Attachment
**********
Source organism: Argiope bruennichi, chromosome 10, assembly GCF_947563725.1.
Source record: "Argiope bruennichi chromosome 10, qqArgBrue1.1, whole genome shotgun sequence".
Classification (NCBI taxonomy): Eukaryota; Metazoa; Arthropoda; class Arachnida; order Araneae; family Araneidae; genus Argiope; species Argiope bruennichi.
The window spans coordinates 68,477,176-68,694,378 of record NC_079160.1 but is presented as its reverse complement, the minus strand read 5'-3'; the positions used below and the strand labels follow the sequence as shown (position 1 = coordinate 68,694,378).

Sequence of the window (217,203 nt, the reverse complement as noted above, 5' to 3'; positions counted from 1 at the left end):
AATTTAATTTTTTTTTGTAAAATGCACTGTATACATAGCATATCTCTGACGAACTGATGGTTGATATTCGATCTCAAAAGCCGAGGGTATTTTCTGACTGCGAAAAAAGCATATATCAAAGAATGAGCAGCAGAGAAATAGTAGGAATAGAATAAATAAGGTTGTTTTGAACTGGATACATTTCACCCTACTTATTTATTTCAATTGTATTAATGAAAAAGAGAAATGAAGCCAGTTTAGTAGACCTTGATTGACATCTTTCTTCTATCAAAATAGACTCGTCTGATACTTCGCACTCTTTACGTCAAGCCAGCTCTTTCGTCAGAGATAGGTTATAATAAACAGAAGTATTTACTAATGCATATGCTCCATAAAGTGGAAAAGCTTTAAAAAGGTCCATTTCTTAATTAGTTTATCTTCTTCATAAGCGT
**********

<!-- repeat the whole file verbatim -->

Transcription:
Source organism: Argiope bruennichi, chromosome 10, assembly GCF_947563725.1.
Source record: "Argiope bruennichi chromosome 10, qqArgBrue1.1, whole genome shotgun sequence".
Classification (NCBI taxonomy): Eukaryota; Metazoa; Arthropoda; class Arachnida; order Araneae; family Araneidae; genus Argiope; species Argiope bruennichi.
The window spans coordinates 68,477,176-68,694,378 of record NC_079160.1 but is presented as its reverse complement, the minus strand read 5'-3'; the positions used below and the strand labels follow the sequence as shown (position 1 = coordinate 68,694,378).

Sequence of the window (217,203 nt, the reverse complement as noted above, 5' to 3'; positions counted from 1 at the left end):
AATTTAATTTTTTTTTGTAAAATGCACTGTATACATAGCATATCTCTGACGAACTGATGGTTGATATTCGATCTCAAAAGCCGAGGGTATTTTCTGACTGCGAAAAAAGCATATATCAAAGAATGAGCAGCAGAGAAATAGTAGGAATAGAATAAATAAGGTTGTTTTGAACTGGATACATTTCACCCTACTTATTTATTTCAATTGTATTAATGAAAAAGAGAAATGAAGCCAGTTTAGTAGACCTTGATTGACATCTTTCTTCTATCAAAATAGACTCGTCTGATACTTCGCACTCTTTACGTCAAGCCAGCTCTTTCGTCAGAGATAGGTTATAATAAACAGAAGTATTTACTAATGCATATGCTCCATAAAGTGGAAAAGCTTTAAAAAGGTCCATTTCTTAATTAGTTTATCTTCTTCATAAGCGT